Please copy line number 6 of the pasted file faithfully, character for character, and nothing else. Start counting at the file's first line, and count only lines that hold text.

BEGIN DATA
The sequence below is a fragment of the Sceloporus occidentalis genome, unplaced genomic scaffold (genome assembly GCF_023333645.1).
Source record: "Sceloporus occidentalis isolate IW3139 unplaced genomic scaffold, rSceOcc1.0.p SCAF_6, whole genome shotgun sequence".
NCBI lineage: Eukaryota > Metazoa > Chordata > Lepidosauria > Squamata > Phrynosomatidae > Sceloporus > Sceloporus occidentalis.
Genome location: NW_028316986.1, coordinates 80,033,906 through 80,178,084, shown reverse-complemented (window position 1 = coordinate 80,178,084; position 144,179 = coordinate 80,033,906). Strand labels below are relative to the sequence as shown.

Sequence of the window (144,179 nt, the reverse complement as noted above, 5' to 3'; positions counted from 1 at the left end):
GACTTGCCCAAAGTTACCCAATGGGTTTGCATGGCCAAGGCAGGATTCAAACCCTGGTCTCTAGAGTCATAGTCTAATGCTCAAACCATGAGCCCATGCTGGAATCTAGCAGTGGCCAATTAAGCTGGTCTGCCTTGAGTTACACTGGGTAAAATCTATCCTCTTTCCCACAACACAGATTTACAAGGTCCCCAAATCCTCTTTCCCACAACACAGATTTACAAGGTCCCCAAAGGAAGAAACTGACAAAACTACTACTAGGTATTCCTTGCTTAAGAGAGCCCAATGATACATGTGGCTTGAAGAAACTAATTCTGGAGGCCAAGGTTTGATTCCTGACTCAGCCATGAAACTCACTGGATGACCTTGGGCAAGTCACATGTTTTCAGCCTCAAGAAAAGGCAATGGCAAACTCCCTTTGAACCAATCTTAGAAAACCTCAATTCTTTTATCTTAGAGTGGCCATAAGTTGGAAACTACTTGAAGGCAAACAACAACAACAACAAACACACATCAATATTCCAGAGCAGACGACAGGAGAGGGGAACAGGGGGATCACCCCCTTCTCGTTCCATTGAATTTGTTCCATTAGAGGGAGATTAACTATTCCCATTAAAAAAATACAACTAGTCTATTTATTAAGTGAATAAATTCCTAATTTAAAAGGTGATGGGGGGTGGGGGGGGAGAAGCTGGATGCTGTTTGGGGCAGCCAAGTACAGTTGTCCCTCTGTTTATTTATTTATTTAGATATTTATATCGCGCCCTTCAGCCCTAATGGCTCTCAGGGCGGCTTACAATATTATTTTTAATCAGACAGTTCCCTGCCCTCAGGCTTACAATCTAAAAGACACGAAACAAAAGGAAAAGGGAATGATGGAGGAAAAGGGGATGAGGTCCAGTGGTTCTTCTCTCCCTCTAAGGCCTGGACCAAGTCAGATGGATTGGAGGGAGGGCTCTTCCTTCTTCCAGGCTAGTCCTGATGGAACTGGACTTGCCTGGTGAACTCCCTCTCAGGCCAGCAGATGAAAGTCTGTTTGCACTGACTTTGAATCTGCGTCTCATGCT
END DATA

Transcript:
GACTTGCCCAAAGTTACCCAATGGGTTTGCATGGCCAAGGCAGGATTCAAACCCTGGTCTCTAGAGTCATAGTCTAATGCTCAAACCATGAGCCCATGCTGGAATCTAGCAGTGGCCAATTAAGCTGGTCTGCCTTGAGTTACACTGGGTAAAATCTATCCTCTTTCCCACAACACAGATTTACAAGGTCCCCAAATCCTCTTTCCCACAACACAGATTTACAAGGTCCCCAAAGGAAGAAACTGACAAAACTACTACTAGGTATTCCTTGCTTAAGAGAGCCCAATGATACATGTGGCTTGAAGAAACTAATTCTGGAGGCCAAGGTTTGATTCCTGACTCAGCCATGAAACTCACTGGATGACCTTGGGCAAGTCACATGTTTTCAGCCTCAAGAAAAGGCAATGGCAAACTCCCTTTGAACCAATCTTAGAAAACCTCAATTCTTTTATCTTAGAGTGGCCATAAGTTGGAAACTACTTGAAGGCAAACAACAACAACAACAAACACACATCAATATTCCAGAGCAGACGACAGGAGAGGGGAACAGGGGGATCACCCCCTTCTCGTTCCATTGAATTTGTTCCATTAGAGGGAGATTAACTATTCCCATTAAAAAAATACAACTAGTCTATTTATTAAGTGAATAAATTCCTAATTTAAAAGGTGATGGGGGGTGGGGGGGGAGAAGCTGGATGCTGTTTGGGGCAGCCAAGTACAGTTGTCCCTCTGTTTATTTATTTATTTAGATATTTATATCGCGCCCTTCAGCCCTAATGGCTCTCAGGGCGGCTTACAATATTATTTTTAATCAGACAGTTCCCTGCCCTCAGGCTTACAATCTAAAAGACACGAAACAAAAGGAAAAGGGAATGATGGAGGAAAAGGGGATGAGGTCCAGTGGTTCTTCTCTCCCTCTAAGGCCTGGACCAAGTCAGATGGATTGGAGGGAGGGCTCTTCCTTCTTCCAGGCTAGTCCTGATGGAACTGGACTTGCCTGGTGAACTCCCTCTCAGGCCAGCAGATGAAAGTCTGTTTGCACTGACTTTGAATCTGCGTCTCATGCT